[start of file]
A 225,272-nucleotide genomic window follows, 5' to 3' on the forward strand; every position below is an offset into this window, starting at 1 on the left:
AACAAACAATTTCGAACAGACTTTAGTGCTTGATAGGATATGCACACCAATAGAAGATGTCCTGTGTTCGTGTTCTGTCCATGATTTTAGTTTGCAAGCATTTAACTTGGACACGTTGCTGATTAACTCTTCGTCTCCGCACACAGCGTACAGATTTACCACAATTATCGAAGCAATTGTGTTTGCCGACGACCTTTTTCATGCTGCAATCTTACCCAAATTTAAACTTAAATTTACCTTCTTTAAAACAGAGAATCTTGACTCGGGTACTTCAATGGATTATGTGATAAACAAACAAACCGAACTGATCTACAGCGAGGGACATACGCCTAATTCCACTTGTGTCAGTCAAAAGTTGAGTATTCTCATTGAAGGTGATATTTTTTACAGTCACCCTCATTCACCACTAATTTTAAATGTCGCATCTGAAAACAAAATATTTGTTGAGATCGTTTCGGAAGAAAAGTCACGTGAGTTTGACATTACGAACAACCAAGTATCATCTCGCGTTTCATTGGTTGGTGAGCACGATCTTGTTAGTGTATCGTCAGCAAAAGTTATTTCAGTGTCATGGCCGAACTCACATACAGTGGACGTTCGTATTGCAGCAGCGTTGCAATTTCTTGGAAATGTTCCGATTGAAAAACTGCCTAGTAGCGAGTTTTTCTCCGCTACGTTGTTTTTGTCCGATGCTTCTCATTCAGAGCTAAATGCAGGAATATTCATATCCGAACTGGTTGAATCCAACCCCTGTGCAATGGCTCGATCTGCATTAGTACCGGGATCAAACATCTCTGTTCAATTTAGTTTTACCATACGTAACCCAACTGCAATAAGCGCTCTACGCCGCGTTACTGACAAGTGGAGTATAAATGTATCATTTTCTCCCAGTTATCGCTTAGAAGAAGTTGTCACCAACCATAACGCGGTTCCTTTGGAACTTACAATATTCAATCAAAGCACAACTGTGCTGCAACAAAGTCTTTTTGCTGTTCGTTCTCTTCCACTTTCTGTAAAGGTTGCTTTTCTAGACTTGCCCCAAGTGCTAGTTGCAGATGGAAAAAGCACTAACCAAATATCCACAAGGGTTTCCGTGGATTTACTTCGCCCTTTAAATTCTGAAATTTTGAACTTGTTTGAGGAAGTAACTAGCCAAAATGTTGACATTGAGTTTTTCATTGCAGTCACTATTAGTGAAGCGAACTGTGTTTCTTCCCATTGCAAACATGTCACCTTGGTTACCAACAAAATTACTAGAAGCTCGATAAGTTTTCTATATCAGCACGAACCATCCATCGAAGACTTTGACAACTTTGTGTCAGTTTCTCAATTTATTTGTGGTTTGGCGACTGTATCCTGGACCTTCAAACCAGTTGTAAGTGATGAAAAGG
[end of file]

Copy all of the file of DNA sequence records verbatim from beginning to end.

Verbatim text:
A 225,272-nucleotide genomic window follows, 5' to 3' on the forward strand; every position below is an offset into this window, starting at 1 on the left:
AACAAACAATTTCGAACAGACTTTAGTGCTTGATAGGATATGCACACCAATAGAAGATGTCCTGTGTTCGTGTTCTGTCCATGATTTTAGTTTGCAAGCATTTAACTTGGACACGTTGCTGATTAACTCTTCGTCTCCGCACACAGCGTACAGATTTACCACAATTATCGAAGCAATTGTGTTTGCCGACGACCTTTTTCATGCTGCAATCTTACCCAAATTTAAACTTAAATTTACCTTCTTTAAAACAGAGAATCTTGACTCGGGTACTTCAATGGATTATGTGATAAACAAACAAACCGAACTGATCTACAGCGAGGGACATACGCCTAATTCCACTTGTGTCAGTCAAAAGTTGAGTATTCTCATTGAAGGTGATATTTTTTACAGTCACCCTCATTCACCACTAATTTTAAATGTCGCATCTGAAAACAAAATATTTGTTGAGATCGTTTCGGAAGAAAAGTCACGTGAGTTTGACATTACGAACAACCAAGTATCATCTCGCGTTTCATTGGTTGGTGAGCACGATCTTGTTAGTGTATCGTCAGCAAAAGTTATTTCAGTGTCATGGCCGAACTCACATACAGTGGACGTTCGTATTGCAGCAGCGTTGCAATTTCTTGGAAATGTTCCGATTGAAAAACTGCCTAGTAGCGAGTTTTTCTCCGCTACGTTGTTTTTGTCCGATGCTTCTCATTCAGAGCTAAATGCAGGAATATTCATATCCGAACTGGTTGAATCCAACCCCTGTGCAATGGCTCGATCTGCATTAGTACCGGGATCAAACATCTCTGTTCAATTTAGTTTTACCATACGTAACCCAACTGCAATAAGCGCTCTACGCCGCGTTACTGACAAGTGGAGTATAAATGTATCATTTTCTCCCAGTTATCGCTTAGAAGAAGTTGTCACCAACCATAACGCGGTTCCTTTGGAACTTACAATATTCAATCAAAGCACAACTGTGCTGCAACAAAGTCTTTTTGCTGTTCGTTCTCTTCCACTTTCTGTAAAGGTTGCTTTTCTAGACTTGCCCCAAGTGCTAGTTGCAGATGGAAAAAGCACTAACCAAATATCCACAAGGGTTTCCGTGGATTTACTTCGCCCTTTAAATTCTGAAATTTTGAACTTGTTTGAGGAAGTAACTAGCCAAAATGTTGACATTGAGTTTTTCATTGCAGTCACTATTAGTGAAGCGAACTGTGTTTCTTCCCATTGCAAACATGTCACCTTGGTTACCAACAAAATTACTAGAAGCTCGATAAGTTTTCTATATCAGCACGAACCATCCATCGAAGACTTTGACAACTTTGTGTCAGTTTCTCAATTTATTTGTGGTTTGGCGACTGTATCCTGGACCTTCAAACCAGTTGTAAGTGATGAAAAGG